Blu Tuesday: “Tomb Raider” and More


Alicia Vikander holding bow and arrow in Tomb Raider

Every Tuesday, I review the newest Blu-ray and 4K releases and let you know whether they’re worth buying, renting or skipping, along with a breakdown of the included extras. If you see something you like, click on the cover art to purchase it from Amazon, and be sure to share each week’s column on social media with your friends.

“Tomb Raider”

The “Tomb Raider” franchise is one of the few video games that feels tailor-made for the big screen – after all, Lara Croft is basically just a female Indiana Jones – but much like the 2001 version (and its sequel) starring Angelina Jolie, this new reboot is a pretty dull and forgettable adventure film. Though Alicia Vikander is a great actress, she doesn’t bring anything unique to the role, while the rest of the cast (including Dominic West as Lara’s estranged father and Walton Goggins as the stock villain) are given little to no development. Nick Frost pops up in a fun cameo, but that’s about the extent of the highlights in a movie that should have had at least a few cool sequences. Instead, “Tomb Raider” seems so content in its mediocrity that you have to question why the filmmakers even bothered.

Extras include a making-of featurette, a behind-the-scenes look at filming one of the movie’s key set pieces, a retrospective on the “Tomb Raider” franchise and more. FINAL VERDICT: SKIP

“The Strangers: Prey at Night”

Bryan Bertino’s “The Strangers” is a decent home invasion thriller with some creepy antagonists, but the statute of limitations on a sequel expired about five years ago, which makes the release of “The Strangers: Prey at Night” all the more puzzling. Not only does the movie feel vastly different from its 2008 predecessor by ditching everything that made the first film interesting, but it hits just about every horror cliché along the way. It also fails to provide a single character for the audience to root for, which is essential to a good horror movie; the victims are complete idiots, while the killers – who stalk their prey with laughable military precision – have no personality. There are a couple great moments in the final act that reward viewers for sitting through the dull first hour, but it likely won’t change your overall opinion.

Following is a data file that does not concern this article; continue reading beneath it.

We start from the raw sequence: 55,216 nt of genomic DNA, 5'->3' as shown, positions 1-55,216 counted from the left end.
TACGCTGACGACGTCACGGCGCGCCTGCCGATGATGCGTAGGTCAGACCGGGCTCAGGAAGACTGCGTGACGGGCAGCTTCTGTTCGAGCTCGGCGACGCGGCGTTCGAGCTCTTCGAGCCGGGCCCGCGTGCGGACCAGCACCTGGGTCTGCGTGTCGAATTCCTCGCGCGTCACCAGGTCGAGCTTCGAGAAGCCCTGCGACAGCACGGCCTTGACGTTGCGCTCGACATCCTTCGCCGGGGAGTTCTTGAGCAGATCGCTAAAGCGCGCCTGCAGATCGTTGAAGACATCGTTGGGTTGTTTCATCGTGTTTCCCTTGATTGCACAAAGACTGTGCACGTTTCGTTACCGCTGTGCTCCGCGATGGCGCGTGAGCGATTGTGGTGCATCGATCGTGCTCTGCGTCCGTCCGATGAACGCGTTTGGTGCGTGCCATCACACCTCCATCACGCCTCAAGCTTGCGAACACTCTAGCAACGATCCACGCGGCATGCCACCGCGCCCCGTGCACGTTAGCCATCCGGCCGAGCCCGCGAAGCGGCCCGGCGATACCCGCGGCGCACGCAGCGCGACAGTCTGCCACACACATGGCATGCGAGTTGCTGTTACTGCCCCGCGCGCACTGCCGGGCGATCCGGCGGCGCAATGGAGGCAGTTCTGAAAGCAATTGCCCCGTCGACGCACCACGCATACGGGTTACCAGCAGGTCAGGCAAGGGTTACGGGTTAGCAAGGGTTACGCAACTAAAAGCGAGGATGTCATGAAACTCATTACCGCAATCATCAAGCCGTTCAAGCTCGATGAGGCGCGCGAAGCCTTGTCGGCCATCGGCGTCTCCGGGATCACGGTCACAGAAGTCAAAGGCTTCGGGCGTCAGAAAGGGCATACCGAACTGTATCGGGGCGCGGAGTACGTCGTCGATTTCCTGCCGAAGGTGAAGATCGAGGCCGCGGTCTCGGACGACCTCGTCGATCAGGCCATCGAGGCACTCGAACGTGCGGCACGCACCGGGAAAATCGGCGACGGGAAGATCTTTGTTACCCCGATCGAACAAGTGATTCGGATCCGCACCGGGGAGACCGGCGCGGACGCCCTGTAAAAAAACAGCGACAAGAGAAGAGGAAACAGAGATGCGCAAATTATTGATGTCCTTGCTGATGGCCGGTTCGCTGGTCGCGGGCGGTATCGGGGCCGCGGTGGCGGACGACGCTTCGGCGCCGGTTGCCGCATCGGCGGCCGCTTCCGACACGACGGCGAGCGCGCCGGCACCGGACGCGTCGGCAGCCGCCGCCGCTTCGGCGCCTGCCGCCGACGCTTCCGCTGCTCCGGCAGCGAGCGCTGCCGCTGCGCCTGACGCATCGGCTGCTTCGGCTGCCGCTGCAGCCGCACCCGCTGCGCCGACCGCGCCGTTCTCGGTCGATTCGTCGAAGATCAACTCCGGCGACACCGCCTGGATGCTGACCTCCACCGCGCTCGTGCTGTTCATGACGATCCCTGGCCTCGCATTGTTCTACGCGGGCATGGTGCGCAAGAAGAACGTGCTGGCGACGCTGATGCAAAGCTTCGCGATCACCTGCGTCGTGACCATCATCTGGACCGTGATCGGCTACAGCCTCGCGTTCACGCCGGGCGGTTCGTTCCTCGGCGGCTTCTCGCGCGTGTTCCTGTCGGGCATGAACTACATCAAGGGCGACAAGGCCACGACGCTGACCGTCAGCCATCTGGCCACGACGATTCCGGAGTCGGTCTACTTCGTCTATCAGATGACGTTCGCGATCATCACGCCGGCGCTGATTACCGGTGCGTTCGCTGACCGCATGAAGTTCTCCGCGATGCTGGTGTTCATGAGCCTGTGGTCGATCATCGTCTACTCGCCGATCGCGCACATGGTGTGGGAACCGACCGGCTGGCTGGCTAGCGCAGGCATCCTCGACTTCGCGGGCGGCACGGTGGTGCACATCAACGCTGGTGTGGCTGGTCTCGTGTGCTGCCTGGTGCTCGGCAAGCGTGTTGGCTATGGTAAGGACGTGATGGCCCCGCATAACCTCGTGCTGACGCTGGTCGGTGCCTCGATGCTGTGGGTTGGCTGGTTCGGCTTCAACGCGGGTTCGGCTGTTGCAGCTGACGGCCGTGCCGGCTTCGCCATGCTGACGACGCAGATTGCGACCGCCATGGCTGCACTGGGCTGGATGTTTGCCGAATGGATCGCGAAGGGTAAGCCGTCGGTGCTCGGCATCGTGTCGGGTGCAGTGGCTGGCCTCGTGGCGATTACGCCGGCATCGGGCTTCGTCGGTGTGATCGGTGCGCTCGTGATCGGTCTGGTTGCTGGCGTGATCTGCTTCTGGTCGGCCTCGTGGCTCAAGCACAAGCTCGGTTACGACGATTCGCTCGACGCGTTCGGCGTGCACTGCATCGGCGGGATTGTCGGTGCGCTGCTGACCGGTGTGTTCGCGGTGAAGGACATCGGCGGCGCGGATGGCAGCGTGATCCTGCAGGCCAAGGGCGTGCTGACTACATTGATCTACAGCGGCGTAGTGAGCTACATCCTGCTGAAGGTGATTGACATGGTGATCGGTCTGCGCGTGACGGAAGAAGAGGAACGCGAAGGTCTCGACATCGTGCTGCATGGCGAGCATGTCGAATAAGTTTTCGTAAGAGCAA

Extras include a trio of featurettes on production, the characters and the John Carpenter-inspired score, as well as an alternate ending. FINAL VERDICT: SKIP

“Love, Simon”

On the surface, “Love, Simon” is just another coming-of-age high school drama about falling in love, but what makes it unique is the fact that it’s the first mainstream movie that tells this otherwise familiar story through the eyes of a closeted gay teen. The trials and tribulations of Nick Robinson’s titular protagonist may differ slightly from the usual heterosexual narrative, but if the film teaches us anything, it’s that romance is blissfully unbiased. Though director Greg Berlanti may be best known as the prolific producer behind The CW’s Arrowverse shows, his latest movie is a well-made teen drama with a charming lead performance by Robinson. It doesn’t reinvent the genre in any way, but after decades of watching the same story with the same types of characters, “Love, Simon” is a welcome breath of fresh air at a time when we need it most.

Extras include an audio commentary by director Greg Berlanti, co-writer Isaac Aptaker and producer Isaac Klausner, as well as featurettes on the cast, adapting the novel and location shooting in Atlanta. FINAL VERDICT: RENT


About Author

In addition to writing for, Jason is a proud member of the Columbus Film Critics Association (COFCA) and the Online Film Critics Society (OFCS).